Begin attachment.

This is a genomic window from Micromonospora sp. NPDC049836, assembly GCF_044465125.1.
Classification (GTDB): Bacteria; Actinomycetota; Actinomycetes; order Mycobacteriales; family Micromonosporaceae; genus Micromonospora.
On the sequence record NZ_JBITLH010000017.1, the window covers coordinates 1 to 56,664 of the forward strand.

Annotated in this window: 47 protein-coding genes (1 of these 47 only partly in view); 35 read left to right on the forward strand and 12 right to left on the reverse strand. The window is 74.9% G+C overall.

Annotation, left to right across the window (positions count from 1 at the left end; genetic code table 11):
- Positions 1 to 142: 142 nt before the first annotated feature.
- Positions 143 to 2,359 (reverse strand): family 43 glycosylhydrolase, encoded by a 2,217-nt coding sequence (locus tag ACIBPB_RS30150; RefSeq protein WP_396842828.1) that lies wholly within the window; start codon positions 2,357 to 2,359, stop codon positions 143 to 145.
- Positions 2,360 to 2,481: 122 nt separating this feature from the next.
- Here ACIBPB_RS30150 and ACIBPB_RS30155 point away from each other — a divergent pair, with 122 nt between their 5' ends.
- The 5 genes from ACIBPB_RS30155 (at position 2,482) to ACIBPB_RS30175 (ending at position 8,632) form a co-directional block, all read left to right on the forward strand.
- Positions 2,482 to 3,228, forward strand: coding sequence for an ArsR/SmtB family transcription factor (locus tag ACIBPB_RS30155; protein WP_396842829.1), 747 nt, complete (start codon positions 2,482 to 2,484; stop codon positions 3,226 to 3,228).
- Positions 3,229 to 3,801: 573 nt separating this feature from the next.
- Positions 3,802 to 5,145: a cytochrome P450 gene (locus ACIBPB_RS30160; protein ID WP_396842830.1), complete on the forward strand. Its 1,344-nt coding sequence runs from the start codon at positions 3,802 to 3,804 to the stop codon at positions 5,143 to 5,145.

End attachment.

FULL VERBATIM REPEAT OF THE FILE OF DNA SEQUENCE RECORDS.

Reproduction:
This is a genomic window from Micromonospora sp. NPDC049836, assembly GCF_044465125.1.
Classification (GTDB): Bacteria; Actinomycetota; Actinomycetes; order Mycobacteriales; family Micromonosporaceae; genus Micromonospora.
On the sequence record NZ_JBITLH010000017.1, the window covers coordinates 1 to 56,664 of the forward strand.

Annotated in this window: 47 protein-coding genes (1 of these 47 only partly in view); 35 read left to right on the forward strand and 12 right to left on the reverse strand. The window is 74.9% G+C overall.

Annotation, left to right across the window (positions count from 1 at the left end; genetic code table 11):
- Positions 1 to 142: 142 nt before the first annotated feature.
- Positions 143 to 2,359 (reverse strand): family 43 glycosylhydrolase, encoded by a 2,217-nt coding sequence (locus tag ACIBPB_RS30150; RefSeq protein WP_396842828.1) that lies wholly within the window; start codon positions 2,357 to 2,359, stop codon positions 143 to 145.
- Positions 2,360 to 2,481: 122 nt separating this feature from the next.
- Here ACIBPB_RS30150 and ACIBPB_RS30155 point away from each other — a divergent pair, with 122 nt between their 5' ends.
- The 5 genes from ACIBPB_RS30155 (at position 2,482) to ACIBPB_RS30175 (ending at position 8,632) form a co-directional block, all read left to right on the forward strand.
- Positions 2,482 to 3,228, forward strand: coding sequence for an ArsR/SmtB family transcription factor (locus tag ACIBPB_RS30155; protein WP_396842829.1), 747 nt, complete (start codon positions 2,482 to 2,484; stop codon positions 3,226 to 3,228).
- Positions 3,229 to 3,801: 573 nt separating this feature from the next.
- Positions 3,802 to 5,145: a cytochrome P450 gene (locus ACIBPB_RS30160; protein ID WP_396842830.1), complete on the forward strand. Its 1,344-nt coding sequence runs from the start codon at positions 3,802 to 3,804 to the stop codon at positions 5,143 to 5,145.